Forget the dismal reviews. Forget the theater owners who refused to bow to what they considered to be unreasonable demands to play the movie through the summer.
"Star Wars: Episode I The Phantom Menace," the year's most anticipated film, still will make a bloody fortune. Especially for creator and financier George Lucas, who owns and controls the world's most lucrative movie franchise, which he launched more than two decades ago. Lucas' stash will total more than anyone has ever made from a single movie.
Industry sources estimate that the shy filmmaker could potentially pocket more than $2 billion of profit from the sci-fi prequel's worldwide revenue streams, including huge royalties from action figures, video games, toys, books, lamps, toothbrushes, cereals, shampoos and other merchandise.
And "Phantom Menace" is just Lucas' first payday from the new trilogy. "Episode II" bows in 2002, and "Episode III" is scheduled for 2005.
For "Phantom Menace's" worldwide distributor, 20th Century Fox, the film is a lucrative, no-risk venture. Fox is gambling none of its own money. (Though the studio is advancing the prints and advertising costs, it will recoup them off the top.)
Lucas is paying Fox a small "handling fee" for distributing the picture, which sources estimate at 5% to 7% of his
total revenue. If the movie performs as expected, the studio could see as much as $75 million to $100 million in profit--which would be comparable to the revenue it reaped from its low-budget surprise hit "The Full Monty" two years ago.
Based on Wednesday's record opening of $28.5 million, industry pundits estimate that "Phantom Menace" could gross $1.2 billion to $1.5 billion in worldwide theatrical revenue alone. While some industry insiders are estimating $350 million to $400 million will be generated domestically, others said the film could bring in as much $450 million to $500 million.
"Titanic," the current record-holder, grossed $600 million domestically and $1.2 billion in foreign theatrical markets.
After exhibitors take their cut of the worldwide theatrical gross, Lucas could net in the neighborhood of $800 million from "Phantom Menace."
Additionally, sources estimate that the film could potentially sell 50 million to 60 million videocassettes worldwide, which would translate into another $500 million to $600 million for Lucas, based on his getting an estimated $10 a cassette.
Pay TV and broadcast TV sales around the world could contribute another $150 million or more to his pot.
That would bring Lucas' revenue from the film to no less than $1.4 billion, from which Lucas would subtract Fox's distribution fee and the marketing dollars the studio is advancing him, plus $115 million the filmmaker forked out in production costs.
Sources estimate that, depending on "Phantom Menace's" staying power, marketing costs could rival that of "Titanic," which ran about $80 million for the domestic and international releases.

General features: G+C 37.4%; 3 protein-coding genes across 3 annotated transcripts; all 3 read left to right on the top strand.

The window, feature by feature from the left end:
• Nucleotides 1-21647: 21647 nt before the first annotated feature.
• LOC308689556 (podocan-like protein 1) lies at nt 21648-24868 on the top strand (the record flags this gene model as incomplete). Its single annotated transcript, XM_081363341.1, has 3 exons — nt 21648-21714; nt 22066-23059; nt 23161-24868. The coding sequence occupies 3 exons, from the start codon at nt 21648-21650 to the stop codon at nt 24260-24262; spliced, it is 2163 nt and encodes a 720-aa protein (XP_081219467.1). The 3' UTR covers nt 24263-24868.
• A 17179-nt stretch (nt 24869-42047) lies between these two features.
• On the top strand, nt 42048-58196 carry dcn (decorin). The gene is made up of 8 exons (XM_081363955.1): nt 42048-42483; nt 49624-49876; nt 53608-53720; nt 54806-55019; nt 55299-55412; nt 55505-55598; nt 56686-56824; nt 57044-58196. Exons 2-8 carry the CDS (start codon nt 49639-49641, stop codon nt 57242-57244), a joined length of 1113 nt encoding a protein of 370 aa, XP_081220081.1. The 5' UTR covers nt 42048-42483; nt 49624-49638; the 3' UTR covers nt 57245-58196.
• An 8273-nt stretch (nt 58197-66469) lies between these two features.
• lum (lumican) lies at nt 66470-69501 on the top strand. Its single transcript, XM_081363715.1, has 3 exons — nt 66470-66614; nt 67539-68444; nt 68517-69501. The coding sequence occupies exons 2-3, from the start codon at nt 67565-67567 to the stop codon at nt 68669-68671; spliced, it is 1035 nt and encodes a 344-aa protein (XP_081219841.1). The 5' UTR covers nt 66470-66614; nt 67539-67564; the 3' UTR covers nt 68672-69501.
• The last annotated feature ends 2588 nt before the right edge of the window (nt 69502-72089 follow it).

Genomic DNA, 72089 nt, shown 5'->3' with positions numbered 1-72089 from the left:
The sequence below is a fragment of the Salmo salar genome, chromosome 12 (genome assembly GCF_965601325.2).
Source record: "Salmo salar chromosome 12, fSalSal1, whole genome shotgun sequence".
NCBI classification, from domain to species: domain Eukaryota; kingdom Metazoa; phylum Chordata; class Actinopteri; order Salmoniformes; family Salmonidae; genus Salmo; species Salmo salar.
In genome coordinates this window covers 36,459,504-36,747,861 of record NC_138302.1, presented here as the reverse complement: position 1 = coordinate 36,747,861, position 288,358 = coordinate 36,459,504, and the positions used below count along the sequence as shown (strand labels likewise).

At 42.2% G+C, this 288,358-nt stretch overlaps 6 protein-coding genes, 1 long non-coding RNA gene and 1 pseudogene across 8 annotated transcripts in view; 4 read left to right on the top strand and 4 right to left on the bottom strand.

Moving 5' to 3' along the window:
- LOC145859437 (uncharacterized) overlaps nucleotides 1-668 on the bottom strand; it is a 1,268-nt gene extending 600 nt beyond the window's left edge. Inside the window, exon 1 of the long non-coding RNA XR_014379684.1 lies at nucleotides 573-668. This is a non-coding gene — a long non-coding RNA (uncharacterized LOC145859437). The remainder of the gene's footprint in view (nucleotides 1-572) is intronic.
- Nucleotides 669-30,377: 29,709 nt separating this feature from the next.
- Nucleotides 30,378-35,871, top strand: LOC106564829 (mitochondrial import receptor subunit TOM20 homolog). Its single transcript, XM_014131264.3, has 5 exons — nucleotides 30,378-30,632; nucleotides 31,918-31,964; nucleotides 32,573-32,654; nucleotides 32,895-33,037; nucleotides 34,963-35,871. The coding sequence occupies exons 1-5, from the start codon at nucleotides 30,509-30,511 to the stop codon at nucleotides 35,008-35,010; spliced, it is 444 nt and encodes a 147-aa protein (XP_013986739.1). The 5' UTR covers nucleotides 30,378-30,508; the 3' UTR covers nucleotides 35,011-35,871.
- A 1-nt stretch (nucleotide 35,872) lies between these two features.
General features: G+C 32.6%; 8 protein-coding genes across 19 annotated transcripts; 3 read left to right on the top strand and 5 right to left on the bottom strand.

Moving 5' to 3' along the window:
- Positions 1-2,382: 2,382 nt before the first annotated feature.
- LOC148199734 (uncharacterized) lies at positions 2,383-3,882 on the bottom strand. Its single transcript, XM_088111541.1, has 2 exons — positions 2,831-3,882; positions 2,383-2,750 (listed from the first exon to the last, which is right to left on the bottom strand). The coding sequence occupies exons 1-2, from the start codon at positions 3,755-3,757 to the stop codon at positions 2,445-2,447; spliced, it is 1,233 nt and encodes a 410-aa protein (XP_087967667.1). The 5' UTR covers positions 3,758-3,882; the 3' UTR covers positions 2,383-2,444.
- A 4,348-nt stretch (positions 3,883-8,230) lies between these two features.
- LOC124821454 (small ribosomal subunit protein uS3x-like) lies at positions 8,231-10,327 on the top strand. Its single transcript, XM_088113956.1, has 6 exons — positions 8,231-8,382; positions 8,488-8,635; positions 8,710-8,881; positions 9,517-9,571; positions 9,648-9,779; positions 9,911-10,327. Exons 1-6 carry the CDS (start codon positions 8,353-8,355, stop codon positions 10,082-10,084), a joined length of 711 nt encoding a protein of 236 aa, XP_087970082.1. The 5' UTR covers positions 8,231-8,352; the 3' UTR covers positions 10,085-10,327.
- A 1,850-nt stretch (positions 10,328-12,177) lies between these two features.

That still leaves Lucas with well over $1 billion in profit before merchandising is considered. Since that could generate another $2 billion or more, Lucas potentially could net $1 billion in royalties.
Toy maker Hasbro, which holds the "Star Wars" licensing rights, for example, has guaranteed Lucas an estimated $500 million in royalties. And that's for starters.
Lucas also was made a major shareholder in Hasbro in 1997 when the licensing deal was struck. He owns 7% of the world's second-largest toy company, putting him only behind Hasbro's Chief Executive Alan Hassenfeld, who holds 9%.
And Hasbro isn't the only "Star Wars" toy maker--there's also Lego toys, not to mention the myriad other "Phantom Menace"-related products, including books, T-shirts and video games.
"And, don't forget, Hasbro is going to bring out new toys at Christmas," says one rival studio merchandising head, adding, "Then you have to figure how much this will stimulate sales of the old toy line and what impact collectors will have on all this."
Not that Lucas or his San Rafael-based Lucasfilm needs the money. The first three "Star Wars" films, combined with such ventures as his special-effects house Industrial Light & Magic, have put him on the Forbes 400 list of richest Americans with an estimated worth of $2 billion.
Given the pre-release hoopla, retail sales and zillions of dollars in promotions with such corporate partners as PepsiCo, "Phantom Menace" hardly needed much paid advertising upfront to launch the movie.
That's in fact why Lucas and Fox decided on a different sort of marketing and spending strategy for "Phantom Menace"--a further indication that this movie compares with no other.
Whereas most studios will fork out between $15 million to $20 million to buy ads in the days leading up to, and during the week of, the release of a film, Fox is said to be laying out, on behalf of Lucas, only about $10 million initially.